A radio perspective from my back yard
the map below for a very
large view of how the world looks from Winfield, British Columbia.
(Note: the map will open in its own window, so
you can read these notes while looking at the big picture).
radio beam heading map is centered on my home at grid square DO00hb.
map has an overlay showing two plots -- the visual horizon from
my back yard (old QTH in
red, new QTH
closer the line is to the center, the lower the mountains and the
more low-angle DX signals make it to the antenna.
concentric rings show the degrees of elevation to the highest terrain
in any direction. Remember, DX signals arrive at elevation angles
of 5 to 15 degrees. Domestic signals might be 25 to 80 degrees,
so terrain is less important there.
overlay plots show that my path to Europe is actually below the
theoretical horizon (anything inside that first ring) so I should
have good prospects when beaming Europe.
can see that my best directions cover most of Europe, the U.S. southwest,
and much of Asia. Any horizon line below about 5 degrees is pretty
can also see from the
red line that
my old QTH was FAR worse, as it was quite a bit closer to a very
high local mountain blocking the entire eastern horizon.
now live across the valley from the old place and the mountain is
still very visible from where we live now, but it is quite a bit
lower on the horizon and I can now look north and northeast for
many miles up the Okanagan Valley from Winfield to Vernon, BC.
Path Blockages and Open Spaces
another interesting analysis, I wanted an easier-to-comprehend visual
representation of just where I can expect to hear the most
low-angle signals. So I did an inversion of the Radio Mobile
data, and exaggerated it.
pattern is not on any real scale -- it's just a handy picture
showing the relative presence or lack of high terrain in any given
that the Canadian Maritimes are in the poorest area of the pattern.
Europe is in the best part, and much of Asia and the U.S. look good,
too. I haven't yet been able to compare the pattern to on-air experience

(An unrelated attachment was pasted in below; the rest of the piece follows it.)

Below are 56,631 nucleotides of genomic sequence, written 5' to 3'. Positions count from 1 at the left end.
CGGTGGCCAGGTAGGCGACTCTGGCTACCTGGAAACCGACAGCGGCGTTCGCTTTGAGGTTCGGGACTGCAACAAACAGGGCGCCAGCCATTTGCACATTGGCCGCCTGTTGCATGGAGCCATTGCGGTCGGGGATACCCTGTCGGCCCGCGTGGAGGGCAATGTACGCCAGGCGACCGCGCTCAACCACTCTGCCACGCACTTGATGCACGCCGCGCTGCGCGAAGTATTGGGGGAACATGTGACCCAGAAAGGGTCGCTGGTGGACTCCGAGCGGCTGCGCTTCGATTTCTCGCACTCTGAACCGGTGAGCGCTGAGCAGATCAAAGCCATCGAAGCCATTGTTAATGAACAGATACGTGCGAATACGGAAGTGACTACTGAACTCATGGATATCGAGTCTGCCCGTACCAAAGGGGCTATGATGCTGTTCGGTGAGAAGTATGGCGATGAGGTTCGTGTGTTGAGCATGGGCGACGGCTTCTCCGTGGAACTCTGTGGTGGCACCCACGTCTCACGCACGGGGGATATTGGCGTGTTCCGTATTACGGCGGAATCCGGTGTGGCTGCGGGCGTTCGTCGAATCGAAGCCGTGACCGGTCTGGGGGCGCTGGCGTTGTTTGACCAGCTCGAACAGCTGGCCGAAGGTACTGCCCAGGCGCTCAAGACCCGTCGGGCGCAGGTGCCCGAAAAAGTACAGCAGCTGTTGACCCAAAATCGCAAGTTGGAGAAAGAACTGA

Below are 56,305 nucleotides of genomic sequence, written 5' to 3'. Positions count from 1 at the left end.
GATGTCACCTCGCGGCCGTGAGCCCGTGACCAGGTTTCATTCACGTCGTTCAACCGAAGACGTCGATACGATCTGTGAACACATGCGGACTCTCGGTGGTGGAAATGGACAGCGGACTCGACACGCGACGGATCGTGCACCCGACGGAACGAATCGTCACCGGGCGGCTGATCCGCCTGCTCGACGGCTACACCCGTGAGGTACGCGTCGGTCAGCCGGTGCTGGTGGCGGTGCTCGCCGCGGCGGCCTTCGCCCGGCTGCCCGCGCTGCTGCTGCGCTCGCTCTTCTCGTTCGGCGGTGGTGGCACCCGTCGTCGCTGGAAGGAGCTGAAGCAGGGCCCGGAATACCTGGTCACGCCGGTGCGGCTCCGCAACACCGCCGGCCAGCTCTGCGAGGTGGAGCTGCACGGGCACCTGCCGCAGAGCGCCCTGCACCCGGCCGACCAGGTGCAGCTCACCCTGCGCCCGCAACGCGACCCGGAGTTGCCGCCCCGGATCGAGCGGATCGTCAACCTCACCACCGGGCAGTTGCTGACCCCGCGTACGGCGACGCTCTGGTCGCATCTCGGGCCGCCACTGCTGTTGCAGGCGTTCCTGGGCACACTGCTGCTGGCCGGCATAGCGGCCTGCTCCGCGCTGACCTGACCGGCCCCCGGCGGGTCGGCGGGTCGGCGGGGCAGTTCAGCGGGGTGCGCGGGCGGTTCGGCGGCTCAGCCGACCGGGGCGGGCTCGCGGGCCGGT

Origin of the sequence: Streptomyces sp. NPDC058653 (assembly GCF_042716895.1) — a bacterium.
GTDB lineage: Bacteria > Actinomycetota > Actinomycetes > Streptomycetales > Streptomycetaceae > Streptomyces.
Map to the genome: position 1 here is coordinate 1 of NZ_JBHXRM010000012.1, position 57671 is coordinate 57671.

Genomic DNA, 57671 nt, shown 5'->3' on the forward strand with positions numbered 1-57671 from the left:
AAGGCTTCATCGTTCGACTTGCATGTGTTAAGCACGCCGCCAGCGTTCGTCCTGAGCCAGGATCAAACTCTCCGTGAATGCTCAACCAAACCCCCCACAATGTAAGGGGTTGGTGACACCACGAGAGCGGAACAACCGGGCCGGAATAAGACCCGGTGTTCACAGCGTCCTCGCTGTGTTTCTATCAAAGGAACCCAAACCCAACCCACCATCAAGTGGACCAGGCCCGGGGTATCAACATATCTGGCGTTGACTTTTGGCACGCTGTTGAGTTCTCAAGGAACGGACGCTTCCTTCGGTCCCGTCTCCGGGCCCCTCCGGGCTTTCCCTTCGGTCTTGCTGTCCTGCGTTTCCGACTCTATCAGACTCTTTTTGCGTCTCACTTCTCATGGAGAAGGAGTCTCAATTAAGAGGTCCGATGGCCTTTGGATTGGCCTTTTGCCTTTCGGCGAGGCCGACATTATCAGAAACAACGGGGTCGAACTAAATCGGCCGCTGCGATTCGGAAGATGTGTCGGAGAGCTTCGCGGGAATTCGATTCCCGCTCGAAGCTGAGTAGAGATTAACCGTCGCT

from this QTH, but I am looking forward to verifying it.
By the way, the home-made algorithm I used was:
Arbitrarily choose a maximum scale: 40
each terrain peak elevation and amplify it by 5 to exaggerate
that from 40 to arrive at an inverted number from the true Visual
- (Initial Terrain Elevation * 5) = Exaggerated, inverted data
Did I Make the Maps With Terrain Plots?
composite images were created from a variety of parts -- starting
with a bearing map centered on my latitude and longitude. I then
used a fabulous free program called Radio
Mobile by VE2DBE to explore my location's topography and tell
me what the radio signal horizon looks like.
took that data and used a charting program to create the plot and,
using a graphics program, superimposed the plot onto the original
beam heading chart and added a few helpful labels.
to do with the right software; harder to explain, hi.
Essential free program to find out where your station's best directions
are for working DX (and contesting). Tell the software your latitude
and longitude, and it will go on the Internet, download the topographic
data and display a color map of your area. The "Visual Horizon"
tool will graph the highest elevation in a circle around your QTH.
Circle Bearing Map Software
I used GCMwin to create the great circle bearing
maps for my QTH analysis. Great software, and it's free, too.